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PERFECT STRANGER

About The Production
"New York is very much a character in Perfect Stranger, and it lends itself perfectly to the voyeuristic themes of the movie,” says Goldsmith-Thomas. "The film is about what we see and what we oversee – and what better place to do that than a city where you live on top of each other. In many instances, people's lives become your view.”

Goldsmith-Thomas continues, "Harrison Hill's ad agency, H2A, is above it all – it looks down on the city and wants everyone to look up at it. Ro's apartment is in the middle of the world – as she looks out, others look in. Miles's apartment is underground – it's the place you bury your secrets.”

According to co-producer Daniel A. Thomas, "We came to a place of such energy and that energy comes through in the film. New York is a place where anything goes, where almost anything is believable. The city has its own eroticism that's palpable in its look, its feel, its light.”

Director James Foley found filming in New York to be "blissful. I was born in Brooklyn and grew up on Staten Island, and twenty years ago I thought I'd be going to NYU Film School but instead I went to U.S.C. and I stayed in California. But the whole time I was growing up in Staten Island, although I didn't know I was going to be a filmmaker, I knew I would leave the island, and that I'd move into the city to do something. It was unexpectedly thrilling to spend a year in New York shooting and editing this movie. I felt more ‘me' as a director than I ever have because I was born there and my siblings were there; they'd come to the set and see me filming, not some guy who'd grown up in California.”

Foley even enjoyed the crowds of paparazzi who flocked to the set for outdoor scenes. During a sequence taking place in front of the venerable Ansonia Hotel apartments, where Halle Berry's character lives, he exited the building and saw a swarm of paparazzi. Wondering what celebrity was in the immediate vicinity, he suddenly realized—it was the star of his movie they had shown up for.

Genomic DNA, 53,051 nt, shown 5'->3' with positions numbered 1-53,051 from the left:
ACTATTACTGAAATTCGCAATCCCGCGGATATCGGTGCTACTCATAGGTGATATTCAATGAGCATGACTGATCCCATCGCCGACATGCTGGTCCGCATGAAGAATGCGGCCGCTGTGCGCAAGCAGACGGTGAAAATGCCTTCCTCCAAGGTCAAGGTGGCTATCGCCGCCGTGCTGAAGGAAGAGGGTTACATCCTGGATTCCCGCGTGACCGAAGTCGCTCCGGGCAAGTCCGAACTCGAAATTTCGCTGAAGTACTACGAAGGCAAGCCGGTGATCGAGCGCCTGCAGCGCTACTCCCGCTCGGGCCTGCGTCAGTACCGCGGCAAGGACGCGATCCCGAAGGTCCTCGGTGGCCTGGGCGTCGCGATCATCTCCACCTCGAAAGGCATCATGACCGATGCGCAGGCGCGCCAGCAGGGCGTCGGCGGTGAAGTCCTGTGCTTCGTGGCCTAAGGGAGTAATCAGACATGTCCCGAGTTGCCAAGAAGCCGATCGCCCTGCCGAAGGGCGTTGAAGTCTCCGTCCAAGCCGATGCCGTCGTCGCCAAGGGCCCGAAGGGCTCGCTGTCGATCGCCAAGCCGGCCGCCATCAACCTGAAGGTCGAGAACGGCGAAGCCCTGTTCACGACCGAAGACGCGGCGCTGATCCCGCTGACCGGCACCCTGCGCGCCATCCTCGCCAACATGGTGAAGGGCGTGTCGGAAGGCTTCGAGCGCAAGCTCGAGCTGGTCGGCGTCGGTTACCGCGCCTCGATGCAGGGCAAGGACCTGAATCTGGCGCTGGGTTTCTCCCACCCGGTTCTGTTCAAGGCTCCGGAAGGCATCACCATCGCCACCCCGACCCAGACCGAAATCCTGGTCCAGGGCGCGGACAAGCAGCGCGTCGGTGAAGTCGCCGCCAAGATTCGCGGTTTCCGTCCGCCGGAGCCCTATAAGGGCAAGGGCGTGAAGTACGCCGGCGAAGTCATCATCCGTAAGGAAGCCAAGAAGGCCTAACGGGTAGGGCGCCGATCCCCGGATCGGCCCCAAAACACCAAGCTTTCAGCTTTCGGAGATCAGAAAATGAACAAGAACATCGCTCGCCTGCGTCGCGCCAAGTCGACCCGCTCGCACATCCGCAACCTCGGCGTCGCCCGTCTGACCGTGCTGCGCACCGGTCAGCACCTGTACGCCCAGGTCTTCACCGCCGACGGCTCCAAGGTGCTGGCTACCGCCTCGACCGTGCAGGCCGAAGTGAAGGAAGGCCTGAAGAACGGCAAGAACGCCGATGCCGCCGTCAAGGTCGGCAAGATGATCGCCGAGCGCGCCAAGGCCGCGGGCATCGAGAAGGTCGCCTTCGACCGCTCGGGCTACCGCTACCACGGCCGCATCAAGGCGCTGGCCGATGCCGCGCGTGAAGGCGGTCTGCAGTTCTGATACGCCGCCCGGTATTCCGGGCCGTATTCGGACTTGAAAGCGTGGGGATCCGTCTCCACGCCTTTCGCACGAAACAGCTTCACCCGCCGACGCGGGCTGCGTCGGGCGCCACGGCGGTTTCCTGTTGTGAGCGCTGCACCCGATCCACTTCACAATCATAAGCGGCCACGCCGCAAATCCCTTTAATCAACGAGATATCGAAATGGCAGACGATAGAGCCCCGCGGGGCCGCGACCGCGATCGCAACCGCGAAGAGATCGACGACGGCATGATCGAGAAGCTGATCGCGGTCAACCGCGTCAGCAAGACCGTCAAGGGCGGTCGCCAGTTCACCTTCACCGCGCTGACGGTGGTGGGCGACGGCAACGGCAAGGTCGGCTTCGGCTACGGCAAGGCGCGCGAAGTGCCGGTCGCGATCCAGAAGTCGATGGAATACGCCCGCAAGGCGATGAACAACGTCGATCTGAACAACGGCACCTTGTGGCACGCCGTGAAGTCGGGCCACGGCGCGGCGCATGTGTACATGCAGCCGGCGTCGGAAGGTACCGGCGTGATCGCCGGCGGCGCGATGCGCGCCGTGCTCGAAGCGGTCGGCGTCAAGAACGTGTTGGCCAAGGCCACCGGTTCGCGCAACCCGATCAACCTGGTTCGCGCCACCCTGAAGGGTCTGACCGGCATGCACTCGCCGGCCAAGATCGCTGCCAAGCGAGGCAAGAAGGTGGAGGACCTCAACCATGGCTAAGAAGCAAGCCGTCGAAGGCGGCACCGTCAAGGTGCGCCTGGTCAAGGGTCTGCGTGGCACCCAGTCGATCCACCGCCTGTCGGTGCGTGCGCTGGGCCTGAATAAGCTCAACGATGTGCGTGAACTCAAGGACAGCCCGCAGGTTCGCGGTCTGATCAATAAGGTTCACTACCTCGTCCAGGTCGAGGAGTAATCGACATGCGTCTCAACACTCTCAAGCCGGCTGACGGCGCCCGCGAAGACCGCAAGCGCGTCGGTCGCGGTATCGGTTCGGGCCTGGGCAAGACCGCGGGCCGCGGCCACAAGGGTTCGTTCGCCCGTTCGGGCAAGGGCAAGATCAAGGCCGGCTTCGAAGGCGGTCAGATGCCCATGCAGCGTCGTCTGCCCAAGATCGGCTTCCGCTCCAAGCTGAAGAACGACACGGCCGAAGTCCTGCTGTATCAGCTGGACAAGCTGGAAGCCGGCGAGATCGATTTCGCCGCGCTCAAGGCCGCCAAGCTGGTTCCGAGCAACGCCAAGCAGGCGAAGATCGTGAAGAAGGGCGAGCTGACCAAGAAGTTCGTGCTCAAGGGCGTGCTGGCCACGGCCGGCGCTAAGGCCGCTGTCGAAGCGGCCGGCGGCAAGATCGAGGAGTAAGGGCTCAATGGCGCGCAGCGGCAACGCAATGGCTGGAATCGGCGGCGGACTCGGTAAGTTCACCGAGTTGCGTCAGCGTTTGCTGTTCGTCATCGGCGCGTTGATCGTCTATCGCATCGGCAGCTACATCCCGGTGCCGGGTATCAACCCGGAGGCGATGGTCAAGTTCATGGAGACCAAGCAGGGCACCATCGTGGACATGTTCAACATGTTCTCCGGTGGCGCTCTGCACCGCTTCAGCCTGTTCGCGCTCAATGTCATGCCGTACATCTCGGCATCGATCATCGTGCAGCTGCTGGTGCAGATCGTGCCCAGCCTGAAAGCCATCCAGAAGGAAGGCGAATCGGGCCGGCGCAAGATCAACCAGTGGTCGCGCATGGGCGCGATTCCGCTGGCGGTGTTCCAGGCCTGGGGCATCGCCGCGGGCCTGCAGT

Hill's spare, cutting-edge offices are mirrored in the chic restaurants where he and Ro meet, which include the stylish Manhattan watering holes Asia de Cuba and Sapa. Ro's sphere is an earthier one, as seen in her older, rambling Upper West Side apartment, the cluttered newspaper office where she works, and the neighborhood bars and cafés where she hangs out with Miles and her editor. Meanwhile, Miles occupies another world entirely: a seedy, cramped West Village apartment in chaotic disarray.

Production designer Bill Groom wanted to depict Miles's surroundings as seen through Ro's eyes when she visits him. "You start with the script,” says Groom. "For me, it's really sort of imagining the journey that Ro makes from the top of the stairs into the common hallway, into Miles's apartment – all the way to the back. I tried to divide that look into three looks: first, the sort of landlord look, the area that the landlord decorated and painted, or didn't paint, as the case may be; then the area that Miles creates where he might have friends over, and then the more private areas where he works on his computer and keeps to himself. So each area has a different look and reveals itself as Ro walks through the apartment.”

The most striking location of all was surely the newly-completed 7 World Trade Center, the company's home base for three weeks as the site of Harrison Hill's offices. Designed by Skidmore, Owings, and Merrill and developed and owned by Silverstein Properties, it is the first of the new buildings on the former World Trade Center site to have been be completed. In fact, it was only barely finished by the time the Perfect Stranger production moved in to take over its 25th floor. The site's wraparound views of Lower Manhattan, the Hudson River, and New Jersey, all of which are visible in the<

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